What is Public Policy?
What is Public Policy?
American federalism has evolved since 1789. Select a current example of an issue that has arisen under the umbrella of state’s rights.
(1) Describe the issue briefly, including summarizing key policy changes over its history.
(2) Have states’ rights have eroded or have been strengthened related to this specific policy?
(3) Should this issue be regulated at a state level or at a federal level? Defend your position.
Lesson Notes Week 1
Public Policy Defined
What is public public policy?
The business of governments – what does our government do (and not do).
Government’s responsibilities regarding public policy have grown over the past 60 years with no signs of stopping.
Federal government spending accounts for about 35% of American gross domestic product (GDP) or $3.5 trillion in 2013.
Example: Patient Protection and Affordable Care Act (signed into law in 2010)
Expansion of health insurance coverage to 25 million more Americans
Combination of public programs like Medicaid and private coverage subsidies at an estimated cost of $1.3 trillion over ten years
Example: Housing and financial sector interventions
Emergency Economic Stabilization Act of 2008, created Troubled Asset Relief Program (TARP funds) so the government could stabilize the housing market by spending $700 billion to purchase assets within the private sector, including many mortgage-backed securities
Over 4.3 million people work for the federal government (1.5+ million are in the military)
Government policy can be broken down into three levels:
Policy choices: decisions made by politicians, civil servants, or others that use power to affect the lives of citizens
Policy outputs: taking choices and putting them into action like spending money, hiring people, writing regulations that affect the economy and society
Policy impacts: the effects of choices and outputs on citizens; are people richer/poorer, safer/in danger, healthier/more sick
Policies emerge from a large number of programs, legislative intentions, and organizational interactions that affect the daily lives of citizens.
Few are decided and executed by a single government program.
Different levels of government (federal vs. state and local) conflict over policies; different federal agencies conflict with each other.
Several instruments of public policy; which instrument to employ depends on effectiveness, whether it is politically appealing, traditions and habits:
Law (enforceable decrees of the state)
Services (ex. defense, education)
Money (62% of taxes collected is returned as transfer payments like social security, unemployment benefits to citizens)
Taxation (used to encourage or discourage certain activities)
Economic instruments (ex. loans or grants)
Moral suasion (ex. “do your duty”)
Policy is strongly influenced by socioeconomic concerns and our political environment.
Principles of conservatism and limited government interference in our daily lives (skepticism and distrust of government in public opinion polls)
Strong participation of the public and voters in political discourse (social media has encouraged this), contrasts with low voter turnout
Wealth and strong economy allow for great latitude with government spending
Highly diverse population, we are still a “melting pot” with relatively open immigration laws
Perception of world leadership, supported by a strong military
Federalism – Relative distribution of power between the federal/national government and each of the 50 states.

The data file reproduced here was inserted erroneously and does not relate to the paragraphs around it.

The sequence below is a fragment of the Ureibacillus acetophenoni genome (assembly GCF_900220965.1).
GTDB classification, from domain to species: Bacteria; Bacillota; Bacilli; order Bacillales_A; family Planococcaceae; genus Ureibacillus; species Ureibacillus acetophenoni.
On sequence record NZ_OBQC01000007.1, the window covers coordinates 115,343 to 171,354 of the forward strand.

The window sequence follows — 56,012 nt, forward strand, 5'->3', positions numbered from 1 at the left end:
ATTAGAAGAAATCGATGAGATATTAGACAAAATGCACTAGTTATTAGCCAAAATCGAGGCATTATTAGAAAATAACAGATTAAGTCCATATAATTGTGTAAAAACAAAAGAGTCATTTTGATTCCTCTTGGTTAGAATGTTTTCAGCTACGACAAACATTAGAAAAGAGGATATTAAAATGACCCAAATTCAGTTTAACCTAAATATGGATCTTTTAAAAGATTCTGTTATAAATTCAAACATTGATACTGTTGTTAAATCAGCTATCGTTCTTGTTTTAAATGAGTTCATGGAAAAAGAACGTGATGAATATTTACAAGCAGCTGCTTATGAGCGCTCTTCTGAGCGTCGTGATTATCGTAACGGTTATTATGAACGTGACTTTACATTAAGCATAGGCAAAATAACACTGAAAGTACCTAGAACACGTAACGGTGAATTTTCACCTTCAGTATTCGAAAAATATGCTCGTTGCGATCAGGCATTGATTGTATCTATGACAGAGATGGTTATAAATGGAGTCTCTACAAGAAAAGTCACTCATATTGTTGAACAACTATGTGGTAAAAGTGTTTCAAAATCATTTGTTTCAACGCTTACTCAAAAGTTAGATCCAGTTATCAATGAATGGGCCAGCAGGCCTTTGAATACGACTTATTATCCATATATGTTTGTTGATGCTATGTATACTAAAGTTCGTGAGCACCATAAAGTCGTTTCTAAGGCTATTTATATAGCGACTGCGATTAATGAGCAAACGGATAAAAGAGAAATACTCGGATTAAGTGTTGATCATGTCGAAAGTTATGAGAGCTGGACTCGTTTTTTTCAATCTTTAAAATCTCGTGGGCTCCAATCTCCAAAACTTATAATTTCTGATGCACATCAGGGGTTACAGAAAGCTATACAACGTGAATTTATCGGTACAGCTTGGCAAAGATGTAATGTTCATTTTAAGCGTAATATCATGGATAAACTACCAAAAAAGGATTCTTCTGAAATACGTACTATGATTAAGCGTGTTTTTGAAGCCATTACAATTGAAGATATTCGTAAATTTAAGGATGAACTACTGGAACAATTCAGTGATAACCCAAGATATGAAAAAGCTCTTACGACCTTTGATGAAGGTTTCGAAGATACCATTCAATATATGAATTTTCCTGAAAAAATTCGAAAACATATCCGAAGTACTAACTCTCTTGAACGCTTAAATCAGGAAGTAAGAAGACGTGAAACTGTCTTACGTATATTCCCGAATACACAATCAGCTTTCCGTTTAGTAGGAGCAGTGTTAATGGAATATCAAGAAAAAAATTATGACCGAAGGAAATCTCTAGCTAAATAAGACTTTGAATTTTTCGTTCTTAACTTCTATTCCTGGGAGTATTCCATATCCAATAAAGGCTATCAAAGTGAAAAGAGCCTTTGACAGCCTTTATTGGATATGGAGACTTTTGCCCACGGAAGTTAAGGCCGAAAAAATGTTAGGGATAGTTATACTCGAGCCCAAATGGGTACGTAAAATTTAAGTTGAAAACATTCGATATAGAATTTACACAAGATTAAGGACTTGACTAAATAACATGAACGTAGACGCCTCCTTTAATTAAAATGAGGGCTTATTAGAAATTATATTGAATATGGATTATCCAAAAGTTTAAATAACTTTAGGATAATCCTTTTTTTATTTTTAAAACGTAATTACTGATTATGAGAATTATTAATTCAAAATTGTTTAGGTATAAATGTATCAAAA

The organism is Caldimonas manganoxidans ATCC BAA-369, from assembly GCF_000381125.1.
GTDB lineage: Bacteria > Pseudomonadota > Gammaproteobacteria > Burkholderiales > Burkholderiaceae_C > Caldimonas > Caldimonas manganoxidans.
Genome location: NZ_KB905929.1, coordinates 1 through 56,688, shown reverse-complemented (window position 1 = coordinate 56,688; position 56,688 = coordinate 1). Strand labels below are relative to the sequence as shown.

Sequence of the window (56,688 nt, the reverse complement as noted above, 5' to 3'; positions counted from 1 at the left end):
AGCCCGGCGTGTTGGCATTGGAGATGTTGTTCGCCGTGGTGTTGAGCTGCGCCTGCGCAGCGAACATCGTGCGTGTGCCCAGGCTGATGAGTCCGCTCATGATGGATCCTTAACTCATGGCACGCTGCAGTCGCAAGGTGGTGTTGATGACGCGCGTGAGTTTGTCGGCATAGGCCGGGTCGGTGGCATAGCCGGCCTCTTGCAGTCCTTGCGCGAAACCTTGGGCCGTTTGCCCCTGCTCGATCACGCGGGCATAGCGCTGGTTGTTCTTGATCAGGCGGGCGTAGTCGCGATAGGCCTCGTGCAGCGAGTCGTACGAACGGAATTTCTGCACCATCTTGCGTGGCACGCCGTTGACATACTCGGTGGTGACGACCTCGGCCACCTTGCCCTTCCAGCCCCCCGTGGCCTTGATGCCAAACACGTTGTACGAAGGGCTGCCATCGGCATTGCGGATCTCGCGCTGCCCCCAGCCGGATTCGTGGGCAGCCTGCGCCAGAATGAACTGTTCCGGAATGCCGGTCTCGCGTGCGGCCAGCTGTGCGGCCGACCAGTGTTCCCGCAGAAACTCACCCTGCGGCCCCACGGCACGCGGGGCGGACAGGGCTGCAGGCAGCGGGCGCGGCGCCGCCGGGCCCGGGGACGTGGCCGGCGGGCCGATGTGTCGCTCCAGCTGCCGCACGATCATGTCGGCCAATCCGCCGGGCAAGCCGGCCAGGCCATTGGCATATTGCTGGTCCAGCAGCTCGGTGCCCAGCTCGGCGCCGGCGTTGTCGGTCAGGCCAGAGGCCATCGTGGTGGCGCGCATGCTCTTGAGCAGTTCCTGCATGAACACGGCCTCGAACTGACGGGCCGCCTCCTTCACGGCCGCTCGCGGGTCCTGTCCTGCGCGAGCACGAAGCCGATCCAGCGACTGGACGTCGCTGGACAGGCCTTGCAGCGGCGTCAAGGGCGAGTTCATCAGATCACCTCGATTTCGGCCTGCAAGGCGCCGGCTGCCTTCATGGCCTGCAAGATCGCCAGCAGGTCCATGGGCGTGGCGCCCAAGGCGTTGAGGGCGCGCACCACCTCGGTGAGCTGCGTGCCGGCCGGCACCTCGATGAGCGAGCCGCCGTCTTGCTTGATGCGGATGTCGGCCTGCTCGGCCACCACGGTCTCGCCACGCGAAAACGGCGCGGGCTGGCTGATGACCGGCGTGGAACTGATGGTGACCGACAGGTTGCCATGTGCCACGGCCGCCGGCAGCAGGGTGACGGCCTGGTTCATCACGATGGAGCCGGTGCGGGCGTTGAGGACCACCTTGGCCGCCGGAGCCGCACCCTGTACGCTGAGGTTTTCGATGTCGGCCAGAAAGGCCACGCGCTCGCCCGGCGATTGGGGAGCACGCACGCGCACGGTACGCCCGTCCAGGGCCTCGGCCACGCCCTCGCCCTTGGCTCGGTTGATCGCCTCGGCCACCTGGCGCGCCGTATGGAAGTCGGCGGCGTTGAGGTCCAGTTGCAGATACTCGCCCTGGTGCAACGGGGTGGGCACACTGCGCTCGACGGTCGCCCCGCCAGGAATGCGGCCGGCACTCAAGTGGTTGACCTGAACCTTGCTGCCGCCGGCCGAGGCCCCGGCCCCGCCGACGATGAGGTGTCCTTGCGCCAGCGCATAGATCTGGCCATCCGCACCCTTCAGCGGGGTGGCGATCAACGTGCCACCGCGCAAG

Concept that is constantly evolving
Delegated powers belong to federal government and include: the power to regulate interstate commerce, make treaties with foreign nations, raise arms and declare war.
Reserved powers (everything else) for the states.
Concurrent powers are responsibilities shared between federal and state governments.
Powers denied – rights of individual citizens
Highly controversial concept because the boundaries between federal, state and local powers are not clearly outlined, especially with concurrent powers.
87,000+ separate government entities across federal, state and local communities
Risks of conflicting policy positions (ex. medical marijuana, same sex marriage)
Particularly problematic when handling crises (ex. Katrina response, recession)
Watch – Federalism: Lessons of Katrina (from ABC News)
Federal government continues to grow in strength:
Constitution supremacy clause: federal law trumps state laws if there is a conflict; however, it only applies if the federal government is acting within the realm of constitutionally authorized powers (which is at the core of the debate – where are the limits and boundaries?)
Coercive federalism: federal mandates on states for issues typically handled at a local level
Federal grant programs: states deal with increasing service demands and tighter budgets, leads to more federal intervention and dependence on federal funding (ex. education funding)
Example: Abortion remains contentious issue, despite declines in the practice, recent trend of increasing state restrictions on access.
Supreme Court ruling of Roe v. Wade left decision to woman to bear or not bear a child, but also ruled that states can set standards for abortion procedures.
Legal restrictions on abortions vary by state, they include: prohibition of public financing, testing requirements, option for health professionals to refuse to perform abortions, requirement to inform patients of alternatives, informing parents of minors, required waiting periods.
Example: Americans with Disabilities Act (ADA) is a federal law that prohibited discrimination against disabled persons in private employment, government programs, public accommodations and telecommunications.
Not without controversy – how much “reasonable accommodation” should be provided?
Does not address conditions of implementation or provide sources of funding for locally improved access for the disabled (ex. building a ramp, who pays?)